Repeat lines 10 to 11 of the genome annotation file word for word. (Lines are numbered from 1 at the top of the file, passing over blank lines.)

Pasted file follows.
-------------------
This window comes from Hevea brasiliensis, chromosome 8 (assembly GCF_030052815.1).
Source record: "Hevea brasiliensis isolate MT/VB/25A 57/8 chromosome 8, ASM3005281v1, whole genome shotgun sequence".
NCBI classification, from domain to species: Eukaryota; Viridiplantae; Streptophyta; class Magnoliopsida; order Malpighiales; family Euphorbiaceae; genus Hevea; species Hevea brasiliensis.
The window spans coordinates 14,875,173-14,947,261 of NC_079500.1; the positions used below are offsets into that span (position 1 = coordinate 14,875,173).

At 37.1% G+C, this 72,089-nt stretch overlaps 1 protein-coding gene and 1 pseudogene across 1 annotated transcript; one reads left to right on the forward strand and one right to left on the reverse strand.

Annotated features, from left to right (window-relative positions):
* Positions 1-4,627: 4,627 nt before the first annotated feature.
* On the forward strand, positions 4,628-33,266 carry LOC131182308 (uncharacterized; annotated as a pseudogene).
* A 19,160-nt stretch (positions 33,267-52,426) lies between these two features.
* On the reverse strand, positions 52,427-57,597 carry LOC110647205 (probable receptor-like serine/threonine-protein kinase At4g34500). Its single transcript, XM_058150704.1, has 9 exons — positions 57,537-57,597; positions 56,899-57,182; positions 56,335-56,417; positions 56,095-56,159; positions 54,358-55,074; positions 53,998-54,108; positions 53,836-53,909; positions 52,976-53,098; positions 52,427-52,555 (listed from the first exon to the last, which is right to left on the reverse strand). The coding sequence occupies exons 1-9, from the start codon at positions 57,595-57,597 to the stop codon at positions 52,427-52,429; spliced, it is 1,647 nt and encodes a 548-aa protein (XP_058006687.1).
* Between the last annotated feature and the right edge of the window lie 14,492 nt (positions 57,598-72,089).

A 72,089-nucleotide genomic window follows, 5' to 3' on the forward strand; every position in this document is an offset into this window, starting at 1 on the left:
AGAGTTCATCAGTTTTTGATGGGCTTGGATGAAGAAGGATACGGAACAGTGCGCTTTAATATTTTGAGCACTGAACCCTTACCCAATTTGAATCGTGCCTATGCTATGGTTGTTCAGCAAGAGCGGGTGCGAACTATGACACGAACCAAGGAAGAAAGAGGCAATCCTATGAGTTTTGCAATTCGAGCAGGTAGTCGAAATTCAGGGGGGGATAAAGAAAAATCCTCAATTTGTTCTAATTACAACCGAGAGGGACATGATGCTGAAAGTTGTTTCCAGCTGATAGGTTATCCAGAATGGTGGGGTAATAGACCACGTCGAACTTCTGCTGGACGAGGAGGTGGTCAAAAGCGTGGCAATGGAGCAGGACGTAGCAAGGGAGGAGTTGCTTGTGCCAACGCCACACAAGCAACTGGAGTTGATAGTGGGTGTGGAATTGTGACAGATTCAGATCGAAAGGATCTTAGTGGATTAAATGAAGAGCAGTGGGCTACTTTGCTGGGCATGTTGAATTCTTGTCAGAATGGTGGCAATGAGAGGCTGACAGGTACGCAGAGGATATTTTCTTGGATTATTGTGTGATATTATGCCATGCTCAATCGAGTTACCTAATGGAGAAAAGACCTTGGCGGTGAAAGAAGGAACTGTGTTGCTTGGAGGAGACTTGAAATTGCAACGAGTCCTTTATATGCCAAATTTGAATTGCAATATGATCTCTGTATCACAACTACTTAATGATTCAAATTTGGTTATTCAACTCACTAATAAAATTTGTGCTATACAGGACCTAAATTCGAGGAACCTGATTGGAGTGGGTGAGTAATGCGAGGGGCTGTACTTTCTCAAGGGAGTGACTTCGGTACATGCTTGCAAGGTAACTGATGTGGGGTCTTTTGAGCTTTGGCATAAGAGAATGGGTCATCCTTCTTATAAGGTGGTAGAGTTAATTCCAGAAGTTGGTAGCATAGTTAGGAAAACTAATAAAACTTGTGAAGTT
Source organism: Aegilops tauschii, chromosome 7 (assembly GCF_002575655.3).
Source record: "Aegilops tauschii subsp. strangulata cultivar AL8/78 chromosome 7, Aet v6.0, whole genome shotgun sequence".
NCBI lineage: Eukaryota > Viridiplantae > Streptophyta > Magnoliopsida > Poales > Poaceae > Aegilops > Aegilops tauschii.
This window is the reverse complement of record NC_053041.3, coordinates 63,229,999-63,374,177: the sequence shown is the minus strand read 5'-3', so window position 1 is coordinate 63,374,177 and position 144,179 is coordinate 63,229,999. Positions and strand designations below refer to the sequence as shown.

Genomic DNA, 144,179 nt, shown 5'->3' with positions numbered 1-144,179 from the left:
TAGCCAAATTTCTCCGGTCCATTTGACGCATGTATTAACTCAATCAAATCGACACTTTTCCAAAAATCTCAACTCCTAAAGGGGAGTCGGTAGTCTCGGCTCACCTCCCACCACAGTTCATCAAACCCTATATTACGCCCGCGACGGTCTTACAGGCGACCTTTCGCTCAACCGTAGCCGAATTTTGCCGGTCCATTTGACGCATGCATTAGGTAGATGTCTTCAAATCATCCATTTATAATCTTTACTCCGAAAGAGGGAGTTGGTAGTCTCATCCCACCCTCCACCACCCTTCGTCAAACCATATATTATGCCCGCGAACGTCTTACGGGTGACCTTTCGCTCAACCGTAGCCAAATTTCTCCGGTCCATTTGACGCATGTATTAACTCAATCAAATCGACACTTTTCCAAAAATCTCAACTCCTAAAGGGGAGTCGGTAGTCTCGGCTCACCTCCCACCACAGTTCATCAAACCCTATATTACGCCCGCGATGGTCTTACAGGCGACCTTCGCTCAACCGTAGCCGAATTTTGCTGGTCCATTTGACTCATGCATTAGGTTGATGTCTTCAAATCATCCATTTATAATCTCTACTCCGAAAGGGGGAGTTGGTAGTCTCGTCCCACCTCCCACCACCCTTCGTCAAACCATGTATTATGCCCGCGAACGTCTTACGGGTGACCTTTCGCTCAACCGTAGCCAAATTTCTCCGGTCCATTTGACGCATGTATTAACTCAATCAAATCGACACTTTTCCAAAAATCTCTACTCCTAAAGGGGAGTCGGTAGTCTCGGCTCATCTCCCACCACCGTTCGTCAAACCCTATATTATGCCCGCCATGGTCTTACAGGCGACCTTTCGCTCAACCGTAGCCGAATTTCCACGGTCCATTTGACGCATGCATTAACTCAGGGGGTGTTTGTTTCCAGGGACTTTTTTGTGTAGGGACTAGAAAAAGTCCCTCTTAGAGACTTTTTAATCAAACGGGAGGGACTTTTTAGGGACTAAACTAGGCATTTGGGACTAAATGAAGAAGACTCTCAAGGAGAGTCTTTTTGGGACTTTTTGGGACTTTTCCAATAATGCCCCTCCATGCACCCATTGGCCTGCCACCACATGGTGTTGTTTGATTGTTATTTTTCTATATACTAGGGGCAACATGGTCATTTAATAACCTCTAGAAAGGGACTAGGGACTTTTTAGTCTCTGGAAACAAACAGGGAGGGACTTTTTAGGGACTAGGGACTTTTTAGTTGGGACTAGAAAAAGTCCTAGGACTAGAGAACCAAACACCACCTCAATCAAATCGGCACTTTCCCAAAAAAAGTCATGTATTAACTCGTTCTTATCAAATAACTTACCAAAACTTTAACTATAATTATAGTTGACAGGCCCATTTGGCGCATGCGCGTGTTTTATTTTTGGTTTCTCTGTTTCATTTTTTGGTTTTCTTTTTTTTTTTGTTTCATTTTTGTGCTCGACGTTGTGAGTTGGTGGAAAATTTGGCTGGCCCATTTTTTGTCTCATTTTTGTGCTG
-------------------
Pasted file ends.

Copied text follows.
* On the reverse strand, positions 52,427-57,597 carry LOC110647205 (probable receptor-like serine/threonine-protein kinase At4g34500). Its single transcript, XM_058150704.1, has 9 exons — positions 57,537-57,597; positions 56,899-57,182; positions 56,335-56,417; positions 56,095-56,159; positions 54,358-55,074; positions 53,998-54,108; positions 53,836-53,909; positions 52,976-53,098; positions 52,427-52,555 (listed from the first exon to the last, which is right to left on the reverse strand). The coding sequence occupies exons 1-9, from the start codon at positions 57,595-57,597 to the stop codon at positions 52,427-52,429; spliced, it is 1,647 nt and encodes a 548-aa protein (XP_058006687.1).
* Between the last annotated feature and the right edge of the window lie 14,492 nt (positions 57,598-72,089).